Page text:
Traffic - Mr Fantasy (1967) - Album Review
By Sergio Ariza
British psychedelic fantasies
Steve Winwood was the young prodigy of the British 60's scene. He started singing with the Spencer Davies Group at the tender age of 14 and by 17 he already had a number one in the charts with Keep On Running, a perfect vehicle for his wonderful voice, heavily influenced by Ray Charles. But Winwood was much more than an exceptional singer, he was also a great musician, with a predilection for the keyboard - with the money from his success he bought a Hammond - but also skilled with the four and six strings. In addition, he was not bad at songwriting either, as evidenced by his first band's hits Gimme Some Lovin' and I'm A Man.
As time passed it became clear that the Spencer Davies Group was too small for him and in April 1967 he decided to leave the group to form Traffic with three musicians with whom he used to jam with at The Elbow Room, Jim Capaldi and Dave Mason, who had been in a couple of bands together, and Chris Wood who came from Locomotive. All four were into the burgeoning psychedelia movement and Mason and Wood played, like Winwood, several instruments. To complete the chemistry, the drummer, Capaldi, was also an interesting lyricist who would form an excellent songwriting duo with Winwood.
Shortly after starting they had several hits like Paper Sun, composed by Winwood and Capaldi, and Hole In My Shoe, composed by Mason, on both of which Mason's sitar had a strong presence. The songs also made it clear that, from the beginning, the band had two parts, on the one hand Winwood, Capaldi and Wood, who were more inclined to build the songs in 'jams' and sought a more organic sound, while Mason was the pop member and the one who sought compositions more attached to the nascent psychedelia.
The group was a success and the Beatles were even considering taking them out on their Magical Mystery Tour, so they went to a rural retreat to compose and rehearse new songs for their debut. The group left with enough material to record their first album, Mr. Fantasy, at Olympic Studios in London between April and November 1967. The album appeared the following month and very soon after Mason left the band for the first time, although he returned shortly after to record their second work (although he ended up leaving the band for good shortly after).
The album opened with Heaven Is On Your Mind, a great psychedelic song with Winwood and Capaldi's voices perfectly matched and a nice chorus, sung solo by Winwood, with a great piano accompaniment. The song sounds like ‘1967 with incense all around’, and features a nice guitar solo by Mason. Berkshire Poppies is pure British 'music hall', linking them to the Kinks and the Small Faces, the latter of which also appear on the song with their backing vocals.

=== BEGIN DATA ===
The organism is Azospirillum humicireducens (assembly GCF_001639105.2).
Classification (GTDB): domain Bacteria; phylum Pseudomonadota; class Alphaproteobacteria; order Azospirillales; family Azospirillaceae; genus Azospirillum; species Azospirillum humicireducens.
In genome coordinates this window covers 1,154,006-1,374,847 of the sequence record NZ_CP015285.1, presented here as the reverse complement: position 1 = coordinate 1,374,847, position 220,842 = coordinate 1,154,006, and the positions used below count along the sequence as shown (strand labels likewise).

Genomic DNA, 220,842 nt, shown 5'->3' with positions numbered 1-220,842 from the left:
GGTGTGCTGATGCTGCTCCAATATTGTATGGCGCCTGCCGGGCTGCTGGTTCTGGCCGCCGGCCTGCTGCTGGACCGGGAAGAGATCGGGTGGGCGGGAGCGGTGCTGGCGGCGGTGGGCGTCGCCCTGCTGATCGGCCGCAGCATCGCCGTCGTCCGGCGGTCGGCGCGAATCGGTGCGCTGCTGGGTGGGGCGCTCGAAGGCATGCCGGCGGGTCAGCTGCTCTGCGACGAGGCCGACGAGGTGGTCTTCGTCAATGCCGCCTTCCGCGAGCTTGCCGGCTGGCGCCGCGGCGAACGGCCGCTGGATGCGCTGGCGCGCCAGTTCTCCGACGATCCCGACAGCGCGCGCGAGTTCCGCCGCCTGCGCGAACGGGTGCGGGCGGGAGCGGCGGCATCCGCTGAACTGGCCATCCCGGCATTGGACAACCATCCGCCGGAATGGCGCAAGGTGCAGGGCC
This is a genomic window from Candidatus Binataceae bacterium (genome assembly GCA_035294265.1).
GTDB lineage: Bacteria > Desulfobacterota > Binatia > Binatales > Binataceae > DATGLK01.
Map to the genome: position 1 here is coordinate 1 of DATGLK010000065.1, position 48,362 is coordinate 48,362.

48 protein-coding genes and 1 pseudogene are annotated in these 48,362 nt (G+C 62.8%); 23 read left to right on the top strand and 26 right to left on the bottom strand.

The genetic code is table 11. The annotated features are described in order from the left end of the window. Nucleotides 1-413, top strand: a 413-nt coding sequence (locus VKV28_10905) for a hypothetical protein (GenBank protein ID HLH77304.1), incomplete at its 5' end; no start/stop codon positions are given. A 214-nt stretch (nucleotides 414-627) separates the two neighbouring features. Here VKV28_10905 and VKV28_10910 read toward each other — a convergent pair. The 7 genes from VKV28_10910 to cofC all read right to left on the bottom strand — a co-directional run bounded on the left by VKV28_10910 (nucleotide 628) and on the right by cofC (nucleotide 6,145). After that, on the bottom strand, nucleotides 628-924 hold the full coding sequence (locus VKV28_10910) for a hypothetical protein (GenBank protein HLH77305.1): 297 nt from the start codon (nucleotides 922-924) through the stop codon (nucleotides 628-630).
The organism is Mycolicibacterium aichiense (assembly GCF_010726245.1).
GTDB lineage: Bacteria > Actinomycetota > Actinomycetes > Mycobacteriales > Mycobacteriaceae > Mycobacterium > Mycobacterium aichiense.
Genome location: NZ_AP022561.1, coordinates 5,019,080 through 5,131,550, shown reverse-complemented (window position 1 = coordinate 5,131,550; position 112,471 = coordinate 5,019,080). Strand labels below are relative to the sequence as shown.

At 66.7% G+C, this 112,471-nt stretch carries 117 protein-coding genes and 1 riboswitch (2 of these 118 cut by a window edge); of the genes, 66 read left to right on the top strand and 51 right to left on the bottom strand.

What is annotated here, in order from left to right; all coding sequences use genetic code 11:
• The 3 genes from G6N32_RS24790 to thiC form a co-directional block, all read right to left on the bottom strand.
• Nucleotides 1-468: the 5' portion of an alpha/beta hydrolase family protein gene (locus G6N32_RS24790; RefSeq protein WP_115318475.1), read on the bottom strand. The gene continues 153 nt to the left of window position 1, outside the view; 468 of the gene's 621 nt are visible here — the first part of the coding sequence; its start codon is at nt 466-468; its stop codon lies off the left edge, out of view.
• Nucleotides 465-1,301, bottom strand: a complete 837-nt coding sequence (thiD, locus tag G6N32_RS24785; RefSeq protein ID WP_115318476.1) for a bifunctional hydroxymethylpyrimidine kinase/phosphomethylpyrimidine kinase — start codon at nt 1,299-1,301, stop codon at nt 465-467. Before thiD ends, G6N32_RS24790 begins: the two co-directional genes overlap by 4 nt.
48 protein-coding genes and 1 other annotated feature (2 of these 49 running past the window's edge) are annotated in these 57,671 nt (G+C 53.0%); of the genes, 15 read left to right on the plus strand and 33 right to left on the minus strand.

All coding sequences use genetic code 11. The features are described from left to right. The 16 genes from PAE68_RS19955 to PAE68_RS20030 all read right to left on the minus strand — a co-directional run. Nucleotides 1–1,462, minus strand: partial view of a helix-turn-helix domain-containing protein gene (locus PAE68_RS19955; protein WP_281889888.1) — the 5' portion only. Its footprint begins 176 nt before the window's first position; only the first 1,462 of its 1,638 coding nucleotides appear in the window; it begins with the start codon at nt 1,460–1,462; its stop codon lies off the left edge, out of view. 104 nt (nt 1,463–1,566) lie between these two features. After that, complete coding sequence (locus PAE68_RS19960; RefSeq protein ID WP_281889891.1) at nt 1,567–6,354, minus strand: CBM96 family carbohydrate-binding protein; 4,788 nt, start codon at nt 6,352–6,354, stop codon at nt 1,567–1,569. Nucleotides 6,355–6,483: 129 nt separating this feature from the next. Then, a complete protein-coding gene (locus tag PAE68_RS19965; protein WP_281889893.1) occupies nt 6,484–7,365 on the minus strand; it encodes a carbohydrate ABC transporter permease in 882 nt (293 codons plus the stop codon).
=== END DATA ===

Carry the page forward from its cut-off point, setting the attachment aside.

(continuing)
House For Everyone is the first of the songs composed solo by Mason, and here the psychedelic effluvia returns, it is more pop, with a preeminent saxophone riff by Wood and an overdone production very much of the time. No Face, No Name and No Number begins with acoustic guitar and Winwood's voice demonstrating what a great singer he is. Wood gives it a baroque pop feel with his flute which, together with Winwood's harpsichord, results in another of the best songs on the album.
Of course, they all pale in comparison to the album's obvious masterpiece, Dear Mr. Fantasy, a wonderful piece of psychedelic rock that is the band's best song (along with Feelin' Alright from their next album). Winwood again demonstrates the strength of his vocals and the band provides proof of their enormous chemistry in anticipation of the harder sounds of the 70s, with Mason on bass and Winwood also showing off on guitar, with two wonderful solos on his white Fender Stratocaster - from his Spencer Davis Group days - connected to a Marshall. No wonder Clapton and Hendrix held him in such high esteem.
Dealer opens the second side on a good note, with a slightly Spanish/flamenco influenced guitar kicking off a song with a hypnotic feel contributed by Wood's flute and incredible bass lines. Utterly Simple is worse, with Mason on sitar and lead vocals, on an utterly insubstantial song. Coloured Rain improves it a little, with a huge Winwood on lead vocals. Hope I Never Find Me There is the first cousin of House For Everyone, as it is psychedelic pop, with Mason on lead vocals. The finale is an instrumental jam to the greater glory of Wood's flute.
With Mr. Fantasy Traffic positioned themselves as one of the great bands of nascent British psychedelia. Benefiting from the instrumental expertise of all its members and Winwood's great voice, Mr. Fantasy is the album that best combines Mason's more pop side with the more elaborate jams of the other three members. A remarkable album from a wonderful and vindicable band.